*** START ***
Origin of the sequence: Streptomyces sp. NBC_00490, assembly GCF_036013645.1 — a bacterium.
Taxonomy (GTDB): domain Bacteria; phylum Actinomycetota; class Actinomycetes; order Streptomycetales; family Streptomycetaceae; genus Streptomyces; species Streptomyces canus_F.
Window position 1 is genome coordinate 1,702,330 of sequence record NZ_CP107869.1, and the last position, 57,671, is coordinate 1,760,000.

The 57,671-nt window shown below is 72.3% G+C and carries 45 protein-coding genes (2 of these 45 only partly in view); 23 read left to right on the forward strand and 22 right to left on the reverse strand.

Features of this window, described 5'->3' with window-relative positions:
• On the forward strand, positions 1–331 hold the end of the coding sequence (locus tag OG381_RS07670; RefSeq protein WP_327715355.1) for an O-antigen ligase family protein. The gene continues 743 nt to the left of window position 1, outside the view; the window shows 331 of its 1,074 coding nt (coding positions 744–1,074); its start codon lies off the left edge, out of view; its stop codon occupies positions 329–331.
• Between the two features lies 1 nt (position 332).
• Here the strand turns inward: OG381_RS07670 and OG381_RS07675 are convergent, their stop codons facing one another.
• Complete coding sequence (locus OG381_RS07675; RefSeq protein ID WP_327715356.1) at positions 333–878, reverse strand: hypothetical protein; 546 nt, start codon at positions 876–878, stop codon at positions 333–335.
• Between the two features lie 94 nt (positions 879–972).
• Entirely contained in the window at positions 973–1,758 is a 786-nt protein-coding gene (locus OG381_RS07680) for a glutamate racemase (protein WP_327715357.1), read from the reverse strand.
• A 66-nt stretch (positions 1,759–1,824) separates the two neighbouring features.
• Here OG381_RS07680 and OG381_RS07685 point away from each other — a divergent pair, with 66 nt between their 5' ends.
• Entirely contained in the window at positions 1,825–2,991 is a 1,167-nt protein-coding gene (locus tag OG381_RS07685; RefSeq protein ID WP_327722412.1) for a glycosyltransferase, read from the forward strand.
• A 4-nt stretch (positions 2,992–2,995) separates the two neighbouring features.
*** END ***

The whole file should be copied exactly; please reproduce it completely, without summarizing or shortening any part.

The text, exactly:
Origin of the sequence: Streptomyces sp. NBC_00490, assembly GCF_036013645.1 — a bacterium.
Taxonomy (GTDB): domain Bacteria; phylum Actinomycetota; class Actinomycetes; order Streptomycetales; family Streptomycetaceae; genus Streptomyces; species Streptomyces canus_F.
Window position 1 is genome coordinate 1,702,330 of sequence record NZ_CP107869.1, and the last position, 57,671, is coordinate 1,760,000.

The 57,671-nt window shown below is 72.3% G+C and carries 45 protein-coding genes (2 of these 45 only partly in view); 23 read left to right on the forward strand and 22 right to left on the reverse strand.

Features of this window, described 5'->3' with window-relative positions:
• On the forward strand, positions 1–331 hold the end of the coding sequence (locus tag OG381_RS07670; RefSeq protein WP_327715355.1) for an O-antigen ligase family protein. The gene continues 743 nt to the left of window position 1, outside the view; the window shows 331 of its 1,074 coding nt (coding positions 744–1,074); its start codon lies off the left edge, out of view; its stop codon occupies positions 329–331.
• Between the two features lies 1 nt (position 332).
• Here the strand turns inward: OG381_RS07670 and OG381_RS07675 are convergent, their stop codons facing one another.
• Complete coding sequence (locus OG381_RS07675; RefSeq protein ID WP_327715356.1) at positions 333–878, reverse strand: hypothetical protein; 546 nt, start codon at positions 876–878, stop codon at positions 333–335.
• Between the two features lie 94 nt (positions 879–972).
• Entirely contained in the window at positions 973–1,758 is a 786-nt protein-coding gene (locus OG381_RS07680) for a glutamate racemase (protein WP_327715357.1), read from the reverse strand.
• A 66-nt stretch (positions 1,759–1,824) separates the two neighbouring features.
• Here OG381_RS07680 and OG381_RS07685 point away from each other — a divergent pair, with 66 nt between their 5' ends.
• Entirely contained in the window at positions 1,825–2,991 is a 1,167-nt protein-coding gene (locus tag OG381_RS07685; RefSeq protein ID WP_327722412.1) for a glycosyltransferase, read from the forward strand.
• A 4-nt stretch (positions 2,992–2,995) separates the two neighbouring features.